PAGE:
Thursday, June 16, 2005

Friends may be key to living longer

Looking for the secret of a long life? Look closely at your friends. New research suggests that having a strong network of friends helps people live longer.

"Older people with better social networks with friends were less likely to die over a 10-year follow-up period than older people with poorer friends networks," Lynne C. Giles of Flinders University in Adelaide, Australia, told Reuters Health.

But in what may come as a surprising finding to older people who rely on their children and other relatives, having a large network of relatives was not associated with longer life, Giles and her colleagues report in the July issue of the Journal of Epidemiology and Community Health.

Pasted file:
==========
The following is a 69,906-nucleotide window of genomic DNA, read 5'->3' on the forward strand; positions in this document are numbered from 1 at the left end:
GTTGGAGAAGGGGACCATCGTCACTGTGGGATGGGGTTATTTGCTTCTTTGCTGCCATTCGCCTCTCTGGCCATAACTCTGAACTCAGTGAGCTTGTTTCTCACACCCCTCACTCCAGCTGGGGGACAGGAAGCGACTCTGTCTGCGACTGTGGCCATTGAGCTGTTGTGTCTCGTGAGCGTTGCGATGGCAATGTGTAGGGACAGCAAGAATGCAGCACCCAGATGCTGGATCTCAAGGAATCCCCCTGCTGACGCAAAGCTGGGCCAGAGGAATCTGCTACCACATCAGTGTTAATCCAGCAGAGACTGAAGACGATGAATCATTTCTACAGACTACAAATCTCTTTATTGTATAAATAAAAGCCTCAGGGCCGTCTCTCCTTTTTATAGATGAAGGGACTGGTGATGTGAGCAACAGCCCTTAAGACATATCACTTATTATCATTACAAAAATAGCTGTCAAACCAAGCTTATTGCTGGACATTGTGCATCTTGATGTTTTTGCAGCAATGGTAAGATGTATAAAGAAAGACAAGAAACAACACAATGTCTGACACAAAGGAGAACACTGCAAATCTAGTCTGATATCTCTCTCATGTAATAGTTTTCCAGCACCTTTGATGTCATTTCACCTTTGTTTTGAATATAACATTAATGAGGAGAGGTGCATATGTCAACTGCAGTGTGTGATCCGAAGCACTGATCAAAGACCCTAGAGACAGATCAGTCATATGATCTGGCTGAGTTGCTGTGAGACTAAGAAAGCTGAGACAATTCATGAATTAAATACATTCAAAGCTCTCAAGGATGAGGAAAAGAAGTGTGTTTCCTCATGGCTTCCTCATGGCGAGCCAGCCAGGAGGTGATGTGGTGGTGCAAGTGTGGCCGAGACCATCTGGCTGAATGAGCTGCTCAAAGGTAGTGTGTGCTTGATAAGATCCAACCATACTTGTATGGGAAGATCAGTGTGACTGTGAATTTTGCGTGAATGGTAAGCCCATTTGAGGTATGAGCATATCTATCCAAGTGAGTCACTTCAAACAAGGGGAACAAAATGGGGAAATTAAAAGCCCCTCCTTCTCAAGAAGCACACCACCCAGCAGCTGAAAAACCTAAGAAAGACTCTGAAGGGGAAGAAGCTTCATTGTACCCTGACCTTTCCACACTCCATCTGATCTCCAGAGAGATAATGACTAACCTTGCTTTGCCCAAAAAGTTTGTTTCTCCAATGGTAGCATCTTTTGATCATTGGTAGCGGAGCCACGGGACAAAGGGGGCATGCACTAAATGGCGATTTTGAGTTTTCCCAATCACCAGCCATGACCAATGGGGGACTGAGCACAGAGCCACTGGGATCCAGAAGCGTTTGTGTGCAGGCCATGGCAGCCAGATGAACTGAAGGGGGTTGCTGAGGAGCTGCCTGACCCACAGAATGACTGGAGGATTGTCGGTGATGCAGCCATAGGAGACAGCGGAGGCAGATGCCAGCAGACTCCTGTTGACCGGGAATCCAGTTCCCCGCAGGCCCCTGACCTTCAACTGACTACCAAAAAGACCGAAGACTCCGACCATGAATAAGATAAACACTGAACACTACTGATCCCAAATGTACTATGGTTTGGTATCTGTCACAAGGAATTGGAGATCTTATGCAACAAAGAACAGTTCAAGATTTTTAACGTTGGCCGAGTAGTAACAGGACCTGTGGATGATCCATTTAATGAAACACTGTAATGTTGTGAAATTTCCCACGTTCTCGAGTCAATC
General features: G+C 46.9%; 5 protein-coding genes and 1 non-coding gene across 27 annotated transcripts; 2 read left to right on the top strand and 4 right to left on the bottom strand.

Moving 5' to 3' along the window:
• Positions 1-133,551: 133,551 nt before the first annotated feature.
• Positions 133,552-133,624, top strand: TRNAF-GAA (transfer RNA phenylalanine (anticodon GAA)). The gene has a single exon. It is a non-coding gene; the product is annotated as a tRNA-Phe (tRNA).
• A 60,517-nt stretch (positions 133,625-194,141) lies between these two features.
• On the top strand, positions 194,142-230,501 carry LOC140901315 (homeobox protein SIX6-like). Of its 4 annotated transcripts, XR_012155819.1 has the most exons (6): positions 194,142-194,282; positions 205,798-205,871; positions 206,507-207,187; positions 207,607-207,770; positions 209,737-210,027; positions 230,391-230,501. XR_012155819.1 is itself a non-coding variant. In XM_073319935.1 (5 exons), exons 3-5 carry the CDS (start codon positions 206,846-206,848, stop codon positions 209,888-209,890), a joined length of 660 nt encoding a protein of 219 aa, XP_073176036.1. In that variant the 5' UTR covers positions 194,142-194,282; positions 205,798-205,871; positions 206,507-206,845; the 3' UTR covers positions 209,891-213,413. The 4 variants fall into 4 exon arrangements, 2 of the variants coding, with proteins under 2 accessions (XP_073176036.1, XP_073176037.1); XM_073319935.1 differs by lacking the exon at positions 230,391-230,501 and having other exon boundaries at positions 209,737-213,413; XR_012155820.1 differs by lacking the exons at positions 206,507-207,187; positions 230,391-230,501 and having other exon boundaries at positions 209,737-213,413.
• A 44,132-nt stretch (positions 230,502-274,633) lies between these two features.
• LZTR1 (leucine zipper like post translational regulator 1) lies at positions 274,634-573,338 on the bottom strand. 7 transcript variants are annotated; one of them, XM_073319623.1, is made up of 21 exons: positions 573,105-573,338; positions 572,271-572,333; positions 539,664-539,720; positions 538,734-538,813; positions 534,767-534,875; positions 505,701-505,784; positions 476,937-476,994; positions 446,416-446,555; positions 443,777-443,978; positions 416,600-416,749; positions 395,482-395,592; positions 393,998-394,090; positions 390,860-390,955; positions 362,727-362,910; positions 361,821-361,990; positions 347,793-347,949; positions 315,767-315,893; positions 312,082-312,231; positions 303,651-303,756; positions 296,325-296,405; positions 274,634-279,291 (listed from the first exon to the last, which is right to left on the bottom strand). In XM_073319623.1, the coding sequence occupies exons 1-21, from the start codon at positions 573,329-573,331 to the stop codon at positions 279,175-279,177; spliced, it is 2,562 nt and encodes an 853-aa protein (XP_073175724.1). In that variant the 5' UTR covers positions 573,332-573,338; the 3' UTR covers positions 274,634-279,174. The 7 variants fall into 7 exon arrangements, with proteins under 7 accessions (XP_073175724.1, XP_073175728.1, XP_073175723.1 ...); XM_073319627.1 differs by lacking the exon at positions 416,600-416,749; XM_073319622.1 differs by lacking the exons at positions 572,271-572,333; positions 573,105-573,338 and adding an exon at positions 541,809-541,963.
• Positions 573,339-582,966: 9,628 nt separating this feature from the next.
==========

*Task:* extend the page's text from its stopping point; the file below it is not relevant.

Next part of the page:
"Of course, that is not to say that social networks with children and other relatives are not important in many other ways," Giles said.

Study after study has shown that elderly people who are connected with lots of people tend to live longer lives. However, few studies have examined whether different types of relationships -- with friends, partners, children and other relatives -- have different effects on longevity.

Giles's team set out to examine the relationship between various types of social networks and longevity in a group of almost 1,500 Australians who were at least 70 years old. Volunteers answered questions about their social networks and then were followed for 10 years.

What the study showed was that older people who reported better social networks of friends were more likely to be alive at the end of the study than people with fewer friends. Similarly, people who reported strong networks of confidants -- people with whom participants shared a close, confiding relationship -- tended to live longer.


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